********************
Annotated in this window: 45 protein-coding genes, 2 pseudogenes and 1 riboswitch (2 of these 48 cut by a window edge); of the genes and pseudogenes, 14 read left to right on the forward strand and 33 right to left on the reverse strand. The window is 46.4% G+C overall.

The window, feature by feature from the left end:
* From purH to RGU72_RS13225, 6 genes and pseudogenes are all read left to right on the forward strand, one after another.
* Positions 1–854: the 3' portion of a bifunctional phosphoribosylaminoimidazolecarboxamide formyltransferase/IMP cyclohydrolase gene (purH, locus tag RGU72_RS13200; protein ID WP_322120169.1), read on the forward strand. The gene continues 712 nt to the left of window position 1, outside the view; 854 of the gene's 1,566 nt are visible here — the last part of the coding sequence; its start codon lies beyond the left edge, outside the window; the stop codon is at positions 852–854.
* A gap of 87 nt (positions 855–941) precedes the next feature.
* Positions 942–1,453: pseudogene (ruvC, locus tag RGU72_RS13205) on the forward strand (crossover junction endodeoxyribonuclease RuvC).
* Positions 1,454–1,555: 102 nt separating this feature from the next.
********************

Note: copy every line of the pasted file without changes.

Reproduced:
Annotated in this window: 45 protein-coding genes, 2 pseudogenes and 1 riboswitch (2 of these 48 cut by a window edge); of the genes and pseudogenes, 14 read left to right on the forward strand and 33 right to left on the reverse strand. The window is 46.4% G+C overall.

The window, feature by feature from the left end:
* From purH to RGU72_RS13225, 6 genes and pseudogenes are all read left to right on the forward strand, one after another.
* Positions 1–854: the 3' portion of a bifunctional phosphoribosylaminoimidazolecarboxamide formyltransferase/IMP cyclohydrolase gene (purH, locus tag RGU72_RS13200; protein ID WP_322120169.1), read on the forward strand. The gene continues 712 nt to the left of window position 1, outside the view; 854 of the gene's 1,566 nt are visible here — the last part of the coding sequence; its start codon lies beyond the left edge, outside the window; the stop codon is at positions 852–854.
* A gap of 87 nt (positions 855–941) precedes the next feature.
* Positions 942–1,453: pseudogene (ruvC, locus tag RGU72_RS13205) on the forward strand (crossover junction endodeoxyribonuclease RuvC).
* Positions 1,454–1,555: 102 nt separating this feature from the next.